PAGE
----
Missouri family’s international adoption nightmare moves forward in court

Published: Jul. 25, 2022 at 6:24 PM CDT
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PIKE COUNTY, Mo. (KMOV) -- A Missouri family trying to adopt a little boy in what’s become an international adoption nightmare is suing the federal government and seeing their case get traction in court.

Adam and Jill Trower’s struggle to adopt now 4-year-old Luke from the Democratic Republic of Congo (DRC) has been going on for years.

The Pike County family started working with an international adoption agency, and in 2018 they were connected with Luke. At the time, Luke was a couple of months old, the Trowers SAID he was found abandoned in a trash pile on a busy road.

“We have tried to do everything correct and it doesn’t matter,” Jill Trower cried.

The Trowers claim the U.S. government wrongly blocked Luke’s adoption. A recent News 4 Investigation looked at how the Trowers are suing the U.S. Department of State, the U.S. Department of Homeland Security along with an agency under them, and the U.S. embassy in the DRC. The Trowers told News 4 what happened during their adoption process doesn’t add up.

In November 2018 the U.S. Department of Homeland Security approved the Trowers to adopt, specifically from the DRC. Then in May 2019, the DRC approved Luke’s adoption. The last step was getting Luke a visa from the U.S. That process requires the U.S. Department of State to conduct an investigation, which, according to its own policy, is supposed to take six months.

Instead, the Trowers waited two-and-a-half years only to learn Luke’s adoption was “denied.” In a denial letter, the U.S. Department of State provided two reasons: they didn’t believe the adoption met DRC law and they believed Luke may not be an orphan.

“We just want to know why, what did this child do to deserve this kind of treatment?” questioned Adam Trower.

The family’s case has gotten the attention of U.S. Sen. Josh Hawley (R-Missouri) who is also demanding answers.

“It is from my point of view unconscionable what the federal government has done and is still doing to this family,” he said.

Hawley has been looking into the Trower’s case for more than a year, he claims what he’s learning doesn’t make sense.

“I have asked department officials under oath about why suddenly they’re holding this up, about what the problem is, and we cannot get answers they have stonewalled us at every turn,” Hawley explained.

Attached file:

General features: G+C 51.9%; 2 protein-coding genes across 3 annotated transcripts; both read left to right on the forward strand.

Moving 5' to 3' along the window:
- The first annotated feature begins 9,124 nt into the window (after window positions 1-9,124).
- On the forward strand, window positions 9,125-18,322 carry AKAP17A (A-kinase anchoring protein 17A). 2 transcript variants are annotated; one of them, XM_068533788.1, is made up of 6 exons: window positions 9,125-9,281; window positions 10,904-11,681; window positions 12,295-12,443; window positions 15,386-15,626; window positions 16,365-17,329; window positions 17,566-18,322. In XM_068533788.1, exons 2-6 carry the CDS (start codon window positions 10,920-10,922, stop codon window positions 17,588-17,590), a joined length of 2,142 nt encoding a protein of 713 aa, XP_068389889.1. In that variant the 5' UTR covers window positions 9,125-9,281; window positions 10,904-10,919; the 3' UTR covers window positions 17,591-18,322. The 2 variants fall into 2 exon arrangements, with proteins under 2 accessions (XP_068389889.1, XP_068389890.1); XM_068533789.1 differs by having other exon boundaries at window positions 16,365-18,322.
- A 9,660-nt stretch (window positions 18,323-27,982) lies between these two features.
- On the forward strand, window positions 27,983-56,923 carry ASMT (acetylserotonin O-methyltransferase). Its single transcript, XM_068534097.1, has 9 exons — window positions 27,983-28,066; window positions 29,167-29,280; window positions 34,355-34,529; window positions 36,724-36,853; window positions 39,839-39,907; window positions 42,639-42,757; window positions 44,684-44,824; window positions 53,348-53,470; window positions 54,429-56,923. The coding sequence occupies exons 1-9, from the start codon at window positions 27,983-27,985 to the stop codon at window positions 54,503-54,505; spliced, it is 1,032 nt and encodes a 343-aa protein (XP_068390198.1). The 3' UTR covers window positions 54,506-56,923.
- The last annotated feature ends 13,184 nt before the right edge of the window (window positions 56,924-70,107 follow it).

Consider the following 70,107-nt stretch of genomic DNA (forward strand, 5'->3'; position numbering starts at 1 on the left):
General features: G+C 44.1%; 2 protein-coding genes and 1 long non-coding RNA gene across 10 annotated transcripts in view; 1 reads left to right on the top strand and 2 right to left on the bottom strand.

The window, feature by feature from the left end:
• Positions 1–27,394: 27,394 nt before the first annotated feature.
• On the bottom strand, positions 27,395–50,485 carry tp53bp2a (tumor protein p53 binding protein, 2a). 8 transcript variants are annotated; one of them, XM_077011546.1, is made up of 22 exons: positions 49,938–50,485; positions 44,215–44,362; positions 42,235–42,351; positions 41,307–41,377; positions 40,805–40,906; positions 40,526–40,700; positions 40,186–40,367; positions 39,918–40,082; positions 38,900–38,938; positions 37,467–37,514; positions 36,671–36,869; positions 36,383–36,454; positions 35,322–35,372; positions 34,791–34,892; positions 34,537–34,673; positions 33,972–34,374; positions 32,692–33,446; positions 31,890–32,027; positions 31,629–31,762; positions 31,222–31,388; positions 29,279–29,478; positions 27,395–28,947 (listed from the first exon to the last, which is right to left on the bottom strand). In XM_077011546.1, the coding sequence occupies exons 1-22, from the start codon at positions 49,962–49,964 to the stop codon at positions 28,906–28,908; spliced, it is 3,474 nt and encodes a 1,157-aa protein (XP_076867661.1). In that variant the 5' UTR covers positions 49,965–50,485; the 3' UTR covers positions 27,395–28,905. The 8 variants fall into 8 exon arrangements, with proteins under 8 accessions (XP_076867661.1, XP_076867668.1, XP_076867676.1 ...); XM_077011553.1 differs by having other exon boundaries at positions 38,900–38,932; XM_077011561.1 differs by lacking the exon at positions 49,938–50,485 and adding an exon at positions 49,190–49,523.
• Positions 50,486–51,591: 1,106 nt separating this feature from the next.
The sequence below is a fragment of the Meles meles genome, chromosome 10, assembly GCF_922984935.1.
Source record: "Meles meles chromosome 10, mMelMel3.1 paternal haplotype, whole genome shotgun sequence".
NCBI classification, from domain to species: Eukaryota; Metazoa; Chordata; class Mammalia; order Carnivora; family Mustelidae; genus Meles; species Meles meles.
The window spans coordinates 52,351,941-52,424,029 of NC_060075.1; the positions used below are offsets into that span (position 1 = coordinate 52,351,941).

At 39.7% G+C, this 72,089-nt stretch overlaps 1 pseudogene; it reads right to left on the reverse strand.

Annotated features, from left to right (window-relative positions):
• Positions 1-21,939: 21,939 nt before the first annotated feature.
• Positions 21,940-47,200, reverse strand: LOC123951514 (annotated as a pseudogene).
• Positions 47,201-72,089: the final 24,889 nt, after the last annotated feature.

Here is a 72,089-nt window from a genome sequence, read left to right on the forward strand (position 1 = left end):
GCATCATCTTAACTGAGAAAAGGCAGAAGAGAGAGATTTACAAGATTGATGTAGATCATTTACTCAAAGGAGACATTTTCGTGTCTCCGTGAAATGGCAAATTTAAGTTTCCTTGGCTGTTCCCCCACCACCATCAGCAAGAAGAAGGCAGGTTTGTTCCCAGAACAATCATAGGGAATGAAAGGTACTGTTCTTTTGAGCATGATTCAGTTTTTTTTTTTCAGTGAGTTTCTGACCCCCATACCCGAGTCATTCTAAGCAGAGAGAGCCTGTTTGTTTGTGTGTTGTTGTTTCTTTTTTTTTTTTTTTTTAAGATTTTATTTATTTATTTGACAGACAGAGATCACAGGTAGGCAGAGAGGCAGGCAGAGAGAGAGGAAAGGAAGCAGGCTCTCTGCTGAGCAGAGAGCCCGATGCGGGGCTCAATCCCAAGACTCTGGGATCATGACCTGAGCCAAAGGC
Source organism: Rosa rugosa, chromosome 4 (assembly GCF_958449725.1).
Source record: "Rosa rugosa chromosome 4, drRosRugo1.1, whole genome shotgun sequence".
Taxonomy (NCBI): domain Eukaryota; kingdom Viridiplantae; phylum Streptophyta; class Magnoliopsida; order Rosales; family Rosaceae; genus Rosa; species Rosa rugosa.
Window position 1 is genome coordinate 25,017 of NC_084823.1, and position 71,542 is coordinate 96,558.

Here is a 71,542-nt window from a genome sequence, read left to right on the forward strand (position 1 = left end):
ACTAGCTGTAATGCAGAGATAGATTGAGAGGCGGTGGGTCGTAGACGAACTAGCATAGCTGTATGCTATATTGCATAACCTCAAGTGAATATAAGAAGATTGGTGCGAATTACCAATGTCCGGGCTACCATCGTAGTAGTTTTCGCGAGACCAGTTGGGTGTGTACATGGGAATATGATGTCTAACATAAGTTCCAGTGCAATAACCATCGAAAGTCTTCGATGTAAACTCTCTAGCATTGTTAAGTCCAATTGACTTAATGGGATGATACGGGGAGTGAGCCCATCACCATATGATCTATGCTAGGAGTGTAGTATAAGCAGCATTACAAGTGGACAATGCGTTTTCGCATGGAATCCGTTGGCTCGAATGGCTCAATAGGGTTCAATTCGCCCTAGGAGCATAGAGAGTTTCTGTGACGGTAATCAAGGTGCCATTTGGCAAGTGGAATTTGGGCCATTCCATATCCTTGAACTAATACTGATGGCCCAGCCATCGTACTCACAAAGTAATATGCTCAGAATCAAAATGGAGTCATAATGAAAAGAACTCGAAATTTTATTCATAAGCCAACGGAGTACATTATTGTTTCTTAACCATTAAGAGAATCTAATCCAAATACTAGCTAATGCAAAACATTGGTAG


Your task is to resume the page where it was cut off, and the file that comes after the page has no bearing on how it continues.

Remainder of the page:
Hawley sent multiple letters to officials at the U.S. Department of Homeland Security and the U.S. Department of State and even used his congressional powers to question department heads under oath.

“We have people telling me under oath that they don’t really know what the status is. How is it possible? How can you not know when you previously approved it? Frankly, I don’t believe any of it,” Hawley added.

The U.S. Department of State told News 4 Investigates it can’t comment on any pending legal cases. It sent the following statement:

“Overseeing intercountry adoptions is one of the Department’s highest priorities. We are committed to ensuring that intercountry adoption remains a viable option for children in need of permanency throughout the world, in accordance with U.S. law and our international legal obligations.”

The U.S. Department of Homeland Security hasn’t responded to multiple requests for an interview.

The Trowers hope to get answers in court where their lawsuit is moving forward. Recently the judge ordered the federal government to turn over more records, writing in an order that he had “substantial concerns” that several key documents weren’t released.

“It’s almost like they’re hiding the ball and we don’t know why,” said David Gearhart, an attorney at Lewis and Rice who is representing the Trowers.

Gearhart said currently the judge is weighing whether Luke’s adoption meets DRC law. In 2016 the DRC banned international adoptions but continued to okay them and so did the U.S. News 4 Investigates searched through U.S. Department of State visa records and found the U.S. cleared at least 46 kids to go to their new homes, all after the 2016 DRC law change.

“They’re [the Trowers] seeing other families get visas and bring kids homes and their Facebook postings and social media postings and our government was either horribly negligent, which again is scary because they’re supposed to be our eyes and ears on the ground, or they really didn’t think that DRC prohibits adoptions,” Gearhart added.

Gearhart explained they’re still waiting on the federal government to produce the records as ordered by the court.

The judge gave both sides until mid-September to refile their arguments.

The Trowers hope that means they’ll have a decision before the end of the year, knowing Luke is only getting older and continuing to grow up without a family.

“At some point, everyone has to realize there’s got to be a better way to do this,” Adam Trower said.